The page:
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I'm a newbie and have never served in the Royal Navy. Doing research on my father. When a Petty Officer becomes an Acting then Temporary Chief Petty Officer, what uniform does he wear (ie that of a P.O. or a C.P.O.)? If he still wears the uniform of his substantive rank ie P.O., how does anyone know he is now 'senior'?
 

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I would guess that the uniform changes from Acting ior Temporary to CPO. If it is a very short period, probably nothing. The uniform is the same, it is just the marking that makes the difference. The PO wears double anchor as well as 'the chevron' on the upper arm. If CPO he would not wear the badhes but instead just the three buttons on the cuff. Easy enough to do a bit of sewing.
 

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My Dad was an Acting CPO for nearly 4 years (1940-44) before he became a Temp CPO (Oct 1944) then CPO (Nov 1944). So for the 4 years, do you think he would have still worn the PO double anchor? I'm trying to assemble the badges, chevrons and ratings patches he would have worn in year order. Since he got his third GC chevron in August 1941 (when he was an Acting CPO), I'm trying to figure out if he would have actually worn the three chevrons (as CPOs didn't wear them ). Thanks ever so much for your interest.
 

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CPO.... see photo. Three buttons on cuff. No double anchor or chevrons. (These are WW2 uniform.)

683388


Petty Officer. Double anchor and with chevrons. (Again, WW2 uniform)

683389
 

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Chevrons. I should have remembered the correct name... being an ex P.O., Sea Cadets. The correct name is the iis the 'Good Service Badge'.

Here is the following:

3921. Good Conduct Badges Good Conduct Badges are represented by V-shaped stripes, 12.5mm in width at the perpendicular and 127mm across the top of the V; they are worn on the left arm by entitled ratings below the rate of Chief Petty Officer. When worn without a rate badge, the centre of the device is to be midway between the point of the shoulder and the point of the elbow. When more than one Good Conduct Badge is worn, the distance between them at the perpendicular is to be 12.7mm.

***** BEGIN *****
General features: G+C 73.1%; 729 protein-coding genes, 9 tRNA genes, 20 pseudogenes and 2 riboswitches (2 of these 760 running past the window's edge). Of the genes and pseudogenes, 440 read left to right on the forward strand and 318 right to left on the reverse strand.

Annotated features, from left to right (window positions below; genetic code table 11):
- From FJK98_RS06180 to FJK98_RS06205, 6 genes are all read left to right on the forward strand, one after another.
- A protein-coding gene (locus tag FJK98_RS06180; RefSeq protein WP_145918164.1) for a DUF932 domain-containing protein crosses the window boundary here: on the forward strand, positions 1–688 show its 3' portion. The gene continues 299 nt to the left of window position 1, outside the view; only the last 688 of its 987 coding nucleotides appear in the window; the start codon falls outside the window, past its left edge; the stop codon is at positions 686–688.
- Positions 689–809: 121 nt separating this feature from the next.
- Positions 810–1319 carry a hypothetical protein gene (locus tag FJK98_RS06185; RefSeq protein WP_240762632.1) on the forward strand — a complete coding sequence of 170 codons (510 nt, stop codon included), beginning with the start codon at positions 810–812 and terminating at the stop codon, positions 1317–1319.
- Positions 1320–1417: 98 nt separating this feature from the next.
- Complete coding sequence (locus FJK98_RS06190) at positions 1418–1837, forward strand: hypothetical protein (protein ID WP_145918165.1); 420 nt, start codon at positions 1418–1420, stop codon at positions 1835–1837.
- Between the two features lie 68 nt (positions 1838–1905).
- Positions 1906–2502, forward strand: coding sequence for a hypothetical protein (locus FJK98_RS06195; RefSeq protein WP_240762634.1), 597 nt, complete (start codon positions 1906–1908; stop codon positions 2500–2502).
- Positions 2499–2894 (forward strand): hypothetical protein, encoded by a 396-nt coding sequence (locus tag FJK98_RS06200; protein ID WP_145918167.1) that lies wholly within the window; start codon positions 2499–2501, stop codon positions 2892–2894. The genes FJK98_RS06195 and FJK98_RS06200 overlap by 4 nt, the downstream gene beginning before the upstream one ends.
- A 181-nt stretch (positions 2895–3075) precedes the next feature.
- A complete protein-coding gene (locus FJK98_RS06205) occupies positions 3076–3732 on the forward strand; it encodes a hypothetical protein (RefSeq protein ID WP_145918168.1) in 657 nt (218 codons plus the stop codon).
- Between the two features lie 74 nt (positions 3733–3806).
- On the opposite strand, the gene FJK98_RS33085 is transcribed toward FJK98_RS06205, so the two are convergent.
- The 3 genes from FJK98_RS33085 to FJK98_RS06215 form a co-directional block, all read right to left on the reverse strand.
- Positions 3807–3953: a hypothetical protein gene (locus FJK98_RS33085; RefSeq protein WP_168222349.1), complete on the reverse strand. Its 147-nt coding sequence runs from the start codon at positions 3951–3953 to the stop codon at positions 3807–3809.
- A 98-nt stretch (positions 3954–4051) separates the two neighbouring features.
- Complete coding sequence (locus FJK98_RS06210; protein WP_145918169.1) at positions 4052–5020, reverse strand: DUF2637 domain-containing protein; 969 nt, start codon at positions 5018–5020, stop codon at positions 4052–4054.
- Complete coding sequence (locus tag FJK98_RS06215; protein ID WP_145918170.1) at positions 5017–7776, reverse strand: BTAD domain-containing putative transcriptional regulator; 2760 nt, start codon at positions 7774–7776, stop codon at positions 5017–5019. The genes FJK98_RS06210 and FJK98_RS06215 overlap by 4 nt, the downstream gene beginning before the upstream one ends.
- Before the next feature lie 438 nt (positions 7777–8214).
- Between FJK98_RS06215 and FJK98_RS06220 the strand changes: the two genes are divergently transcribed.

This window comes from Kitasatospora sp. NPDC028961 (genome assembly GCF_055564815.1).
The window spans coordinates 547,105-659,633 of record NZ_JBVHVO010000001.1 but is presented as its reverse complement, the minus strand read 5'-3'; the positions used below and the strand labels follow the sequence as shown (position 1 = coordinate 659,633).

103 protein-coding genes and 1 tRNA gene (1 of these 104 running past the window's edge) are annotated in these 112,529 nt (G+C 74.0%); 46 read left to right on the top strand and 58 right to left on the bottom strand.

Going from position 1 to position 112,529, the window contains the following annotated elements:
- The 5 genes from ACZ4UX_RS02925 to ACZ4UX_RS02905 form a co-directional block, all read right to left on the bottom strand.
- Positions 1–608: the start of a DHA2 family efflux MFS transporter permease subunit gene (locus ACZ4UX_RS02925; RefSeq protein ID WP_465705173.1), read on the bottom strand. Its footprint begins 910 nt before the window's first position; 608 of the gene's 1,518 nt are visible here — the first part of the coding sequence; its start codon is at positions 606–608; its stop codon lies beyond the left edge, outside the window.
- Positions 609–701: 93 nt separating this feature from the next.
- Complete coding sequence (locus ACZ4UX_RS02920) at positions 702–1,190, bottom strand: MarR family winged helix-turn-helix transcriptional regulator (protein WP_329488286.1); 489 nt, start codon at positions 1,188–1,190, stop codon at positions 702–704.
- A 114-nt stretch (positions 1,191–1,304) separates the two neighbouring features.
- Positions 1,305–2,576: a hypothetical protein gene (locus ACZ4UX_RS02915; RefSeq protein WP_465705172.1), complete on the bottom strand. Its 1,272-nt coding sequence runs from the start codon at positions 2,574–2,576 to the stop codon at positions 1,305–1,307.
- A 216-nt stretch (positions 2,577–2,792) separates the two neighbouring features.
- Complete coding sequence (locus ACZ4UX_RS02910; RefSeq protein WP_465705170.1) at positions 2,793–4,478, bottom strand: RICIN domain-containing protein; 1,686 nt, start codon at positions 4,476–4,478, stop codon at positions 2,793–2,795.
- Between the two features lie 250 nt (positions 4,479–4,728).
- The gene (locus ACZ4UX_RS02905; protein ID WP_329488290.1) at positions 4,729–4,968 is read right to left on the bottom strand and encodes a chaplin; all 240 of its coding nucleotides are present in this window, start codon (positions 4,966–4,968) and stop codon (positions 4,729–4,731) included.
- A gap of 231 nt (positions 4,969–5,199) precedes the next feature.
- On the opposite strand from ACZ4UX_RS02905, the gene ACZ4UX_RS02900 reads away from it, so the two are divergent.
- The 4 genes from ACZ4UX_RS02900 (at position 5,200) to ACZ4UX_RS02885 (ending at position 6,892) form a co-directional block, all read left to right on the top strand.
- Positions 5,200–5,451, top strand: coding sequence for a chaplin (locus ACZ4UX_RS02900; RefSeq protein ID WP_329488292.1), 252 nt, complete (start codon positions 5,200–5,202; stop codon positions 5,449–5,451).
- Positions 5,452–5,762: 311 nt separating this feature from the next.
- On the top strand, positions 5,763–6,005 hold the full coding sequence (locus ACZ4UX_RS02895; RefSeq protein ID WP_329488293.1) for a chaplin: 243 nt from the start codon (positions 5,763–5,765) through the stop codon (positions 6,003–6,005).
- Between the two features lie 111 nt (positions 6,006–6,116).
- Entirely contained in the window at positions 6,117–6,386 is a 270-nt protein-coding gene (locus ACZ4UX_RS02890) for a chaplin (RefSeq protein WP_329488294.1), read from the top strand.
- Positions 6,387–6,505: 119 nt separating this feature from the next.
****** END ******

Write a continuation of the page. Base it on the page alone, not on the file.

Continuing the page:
Stephen
 

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The white top cap would not be normal rig in WW2. Blue all year round in most cases for the duration as I understand .
 

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Members of the crew of HMSM UTMOST with their "Jolly Roger" success flag, photographed alongside HMS FORTH in Holy Loch, on their return from a year's service in the Mediterranean.
Date6 February 1942
Depends where the ship was operating. In tropics, just add a white cover. Also a khaki cap cover could be used .



683428
 

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That's logical. Perhaps my source from many years ago was 'Home waters and North Atlantic'
Just something once told and always remembered. Now I will need to revise that...
 

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I'm sure Americans would remember more about all of their war in the beautiful, warm South Pacific!

I checked further on 'white cap covers'....in the First War they were used in Home Waters also.... here is Admiral Jellico in white & blues. White caps were earlier than that as well. A couple of photos before 1900.
683449
 

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I remember reading somewhere (The Cruel Sea, perhaps) that white covers were removed at dusk during the war as they might reflect light?
 

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I'm a newbie and have never served in the Royal Navy. Doing research on my father. When a Petty Officer becomes an Acting then Temporary Chief Petty Officer, what uniform does he wear (ie that of a P.O. or a C.P.O.)? If he still wears the uniform of his substantive rank ie P.O., how does anyone know he is now 'senior'?
Your best bet would be to download a copy of BR3(1) which lists and contains photos of all the differing types of RN uniform for officers, non-commissioned officers and ratings. It's in the public domain so not classified in any way.

 

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Discussion Starter #13
Chevrons. I should have remembered the correct name... being an ex P.O., Sea Cadets. The correct name is the iis the 'Good Service Badge'.

Here is the following:

3921. Good Conduct Badges Good Conduct Badges are represented by V-shaped stripes, 12.5mm in width at the perpendicular and 127mm across the top of the V; they are worn on the left arm by entitled ratings below the rate of Chief Petty Officer. When worn without a rate badge, the centre of the device is to be midway between the point of the shoulder and the point of the elbow. When more than one Good Conduct Badge is worn, the distance between them at the perpendicular is to be 12.7mm.

Stephen
Thanks for your help

Mike
 

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I'm a newbie and have never served in the Royal Navy. Doing research on my father. When a Petty Officer becomes an Acting then Temporary Chief Petty Officer, what uniform does he wear (ie that of a P.O. or a C.P.O.)? If he still wears the uniform of his substantive rank ie P.O., how does anyone know he is now 'senior'?
As an ex CPO RN there may be a simple explanation. Very often the PO will know he (or she now) that they are in the frame to receive their buttons and will have another uniform with them ready to wear when the event happens.
jonti
 
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